Historic Views on Government – Bandow

Honest opinion about government from Douglas Bandow:

[T]he conventional wisdom is that the only alternative to a government-run, taxpayer-financed system is private charity, which would inevitably allow millions of needy to "fall through the cracks." Thus, the question in the minds of most public officials is, what kind of public system should we use?…
   In the early years of the American republic, people created an effective, community-based safety net, one that relied on personal involvement rather than bureaucratic action.
   In fact, many different forms of social organization have been used by different societies at different times to provide what is today called "welfare." In some societies, the extended family or kin group is the primary locus of providing a "safety net."
   In other cases it comes through the church—the Mormons, for instance. Similarly, in Islamic society welfare is financed by alms-giving, mandatory for Muslims, but the program is only organized rather than run by the state.
   Perhaps the most interesting form of welfare institution in the West, at least to those concerned about individual liberty and personal independence, is collective self-help, or mutual aid as it is more commonly called. Coexisting with traditional charity, mutual aid was the dominant form of welfare up into the 1920s….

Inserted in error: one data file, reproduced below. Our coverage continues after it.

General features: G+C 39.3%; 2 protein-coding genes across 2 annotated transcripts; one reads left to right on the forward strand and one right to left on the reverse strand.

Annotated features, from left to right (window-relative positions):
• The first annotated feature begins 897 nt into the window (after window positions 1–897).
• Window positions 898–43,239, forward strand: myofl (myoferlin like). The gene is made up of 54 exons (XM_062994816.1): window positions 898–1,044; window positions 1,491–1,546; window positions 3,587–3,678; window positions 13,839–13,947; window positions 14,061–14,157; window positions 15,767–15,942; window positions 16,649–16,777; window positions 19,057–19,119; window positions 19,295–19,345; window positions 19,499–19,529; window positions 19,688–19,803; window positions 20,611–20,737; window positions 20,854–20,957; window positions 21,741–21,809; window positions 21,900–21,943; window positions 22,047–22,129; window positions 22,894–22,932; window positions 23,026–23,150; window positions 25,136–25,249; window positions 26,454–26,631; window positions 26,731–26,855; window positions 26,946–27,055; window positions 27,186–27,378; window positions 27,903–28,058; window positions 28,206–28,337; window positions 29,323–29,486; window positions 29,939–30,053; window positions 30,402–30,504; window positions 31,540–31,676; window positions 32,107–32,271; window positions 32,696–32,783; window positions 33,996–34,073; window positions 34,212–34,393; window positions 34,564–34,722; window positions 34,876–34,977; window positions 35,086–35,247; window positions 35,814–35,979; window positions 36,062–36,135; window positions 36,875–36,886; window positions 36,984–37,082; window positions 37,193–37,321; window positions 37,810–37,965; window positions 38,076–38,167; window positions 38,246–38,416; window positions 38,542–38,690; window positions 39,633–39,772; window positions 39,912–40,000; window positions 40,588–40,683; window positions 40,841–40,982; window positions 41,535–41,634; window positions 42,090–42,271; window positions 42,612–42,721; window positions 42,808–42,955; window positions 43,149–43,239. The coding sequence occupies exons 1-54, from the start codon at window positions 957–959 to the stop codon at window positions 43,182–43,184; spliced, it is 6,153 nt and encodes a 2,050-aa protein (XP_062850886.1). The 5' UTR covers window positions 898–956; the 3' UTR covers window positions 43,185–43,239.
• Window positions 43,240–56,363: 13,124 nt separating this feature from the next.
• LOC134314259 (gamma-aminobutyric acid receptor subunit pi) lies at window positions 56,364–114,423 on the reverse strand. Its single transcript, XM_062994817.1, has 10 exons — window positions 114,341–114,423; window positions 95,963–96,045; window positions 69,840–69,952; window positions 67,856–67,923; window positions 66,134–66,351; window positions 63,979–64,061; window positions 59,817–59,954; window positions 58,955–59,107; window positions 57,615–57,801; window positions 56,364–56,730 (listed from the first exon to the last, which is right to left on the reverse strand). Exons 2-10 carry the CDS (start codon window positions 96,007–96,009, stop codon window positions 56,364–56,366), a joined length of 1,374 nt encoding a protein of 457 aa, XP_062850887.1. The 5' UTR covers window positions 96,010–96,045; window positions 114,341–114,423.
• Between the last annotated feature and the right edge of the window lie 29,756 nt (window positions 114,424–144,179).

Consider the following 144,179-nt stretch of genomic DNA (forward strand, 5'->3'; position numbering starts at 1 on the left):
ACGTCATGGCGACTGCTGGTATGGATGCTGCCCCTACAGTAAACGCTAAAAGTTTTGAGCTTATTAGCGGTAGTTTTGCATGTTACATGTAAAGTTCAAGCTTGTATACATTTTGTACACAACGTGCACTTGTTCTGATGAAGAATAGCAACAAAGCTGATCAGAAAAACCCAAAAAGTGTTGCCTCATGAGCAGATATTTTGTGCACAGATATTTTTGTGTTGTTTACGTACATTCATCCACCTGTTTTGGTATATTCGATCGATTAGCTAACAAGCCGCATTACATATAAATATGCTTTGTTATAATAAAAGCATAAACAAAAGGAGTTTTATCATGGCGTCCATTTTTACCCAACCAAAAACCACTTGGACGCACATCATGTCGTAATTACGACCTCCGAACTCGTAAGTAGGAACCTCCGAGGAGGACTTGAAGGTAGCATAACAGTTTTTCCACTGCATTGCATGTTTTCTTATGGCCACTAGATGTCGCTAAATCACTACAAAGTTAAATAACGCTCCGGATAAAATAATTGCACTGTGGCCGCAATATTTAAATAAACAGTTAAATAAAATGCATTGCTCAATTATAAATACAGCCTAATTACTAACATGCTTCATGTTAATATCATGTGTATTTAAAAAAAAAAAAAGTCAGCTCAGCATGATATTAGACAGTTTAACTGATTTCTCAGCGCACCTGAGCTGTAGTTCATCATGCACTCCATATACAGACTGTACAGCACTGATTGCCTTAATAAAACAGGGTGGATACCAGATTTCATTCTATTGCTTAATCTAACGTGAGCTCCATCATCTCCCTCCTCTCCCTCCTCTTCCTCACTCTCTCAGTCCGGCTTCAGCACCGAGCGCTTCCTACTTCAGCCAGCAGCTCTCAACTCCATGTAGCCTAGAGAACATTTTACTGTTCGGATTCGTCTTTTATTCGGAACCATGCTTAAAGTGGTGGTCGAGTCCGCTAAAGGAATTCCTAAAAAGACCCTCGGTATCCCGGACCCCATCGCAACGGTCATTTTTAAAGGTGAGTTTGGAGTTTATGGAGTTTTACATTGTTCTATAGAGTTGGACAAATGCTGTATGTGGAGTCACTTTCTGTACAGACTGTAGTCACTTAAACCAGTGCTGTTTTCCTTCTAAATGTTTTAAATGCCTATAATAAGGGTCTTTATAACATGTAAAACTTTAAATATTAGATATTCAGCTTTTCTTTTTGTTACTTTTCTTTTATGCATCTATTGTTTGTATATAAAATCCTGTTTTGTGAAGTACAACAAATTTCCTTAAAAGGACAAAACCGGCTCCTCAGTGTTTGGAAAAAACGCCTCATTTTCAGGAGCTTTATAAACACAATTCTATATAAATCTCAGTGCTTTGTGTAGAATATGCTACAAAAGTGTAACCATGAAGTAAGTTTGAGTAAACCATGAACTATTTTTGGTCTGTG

…History provides us with numerous effective and voluntary alternatives to today's public system, but, unfortunately, it gives us few lessons on how to convince policy-makers…to begin shifting the responsibility from the public to the private sector.
   "Welfare reform has become a forgotten issue," Oct. 21, 1992

A former aid to President Ronald Reagan and Special Assistant to the President for Policy Development under Reagan, Douglas Bandow is a nationally syndicated columnist and a Senior Fellow at the Cato Institute (since 1984). Bandow, who holds a law degree from Stanford, was an editor at Inquiry Magazine and a deputy representative to the United Nation's Conference on the Law of the Sea. He edited U.S. Aid to the Developing World (1985).

Quotation and short bio from The Quotable Conservative: The Giants of Conservatism on Liberty, Freedom, Individual Responsibility, and Traditional Values. Rod L. Evans and Irwin M. Berent, editors. Holbrook, Mass.: Adams Publishing, 1996.

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